Keywords:bioaerosol, long range transport, microorganisms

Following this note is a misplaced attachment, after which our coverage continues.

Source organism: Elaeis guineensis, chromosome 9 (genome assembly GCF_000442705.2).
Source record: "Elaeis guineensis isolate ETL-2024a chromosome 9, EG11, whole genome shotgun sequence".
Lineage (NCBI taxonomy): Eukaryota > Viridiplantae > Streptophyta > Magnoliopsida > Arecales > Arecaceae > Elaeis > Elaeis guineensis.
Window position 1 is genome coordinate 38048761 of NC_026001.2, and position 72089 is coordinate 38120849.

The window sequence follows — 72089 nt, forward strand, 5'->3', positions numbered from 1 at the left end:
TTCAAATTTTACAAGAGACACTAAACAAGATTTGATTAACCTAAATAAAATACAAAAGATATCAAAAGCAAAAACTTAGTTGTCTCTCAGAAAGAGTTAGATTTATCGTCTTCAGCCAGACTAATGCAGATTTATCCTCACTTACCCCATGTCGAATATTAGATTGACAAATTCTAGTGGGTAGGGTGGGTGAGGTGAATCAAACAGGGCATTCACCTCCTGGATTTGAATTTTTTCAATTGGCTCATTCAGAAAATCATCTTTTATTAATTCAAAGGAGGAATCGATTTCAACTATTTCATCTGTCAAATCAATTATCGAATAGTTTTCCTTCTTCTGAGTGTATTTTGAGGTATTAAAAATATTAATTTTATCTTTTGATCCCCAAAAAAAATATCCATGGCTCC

Aerosol dust is emerging as a significant vehicle for long-range transport of microorganisms. Nonetheless, many factors relating to this highly influential dispersal mechanisms remain unresolved, including the variation in dispersal bacterial communities during stochastic desert dust events, and the effect of aerosol transit over continental and oceanic surfaces to these communities. Here we elucidated bacterial 16S rRNA gene and fungal ITS-defined changes in airborne microbial communities at Asian-dust source regions (Gobi) and arrival regions (Japan) both lying along the trajectory for dust-event transport. Aerosols collected in the both regions generally reflected local origin from freshwater, marine, plant, or animal sources. In particular, dust events in the Gobi Desert increased these microbial cells and mineral particles to more than ten folds of concentrations. After dust-events occurrences in desert areas, the spore-forming microorganisms (bacteria: Bacillaceae, fungi: Davidiellaceae) and organic-aggregating bacteria (Cytophagaceae) showed high relative abundances, suggesting the survival of some microbes against strict atmospheric stressors over desert. These stress-resistance microbial populations were frequently dominated during Asian-dust evens over Japan, which are located cross China industrial area and Japan Sea. Presumably, atmospheric stressors over desert transit over deserts, anthropogenic polluted areas and oceanic waters strongly selects for airborne microbial populations through atmospheric stressors.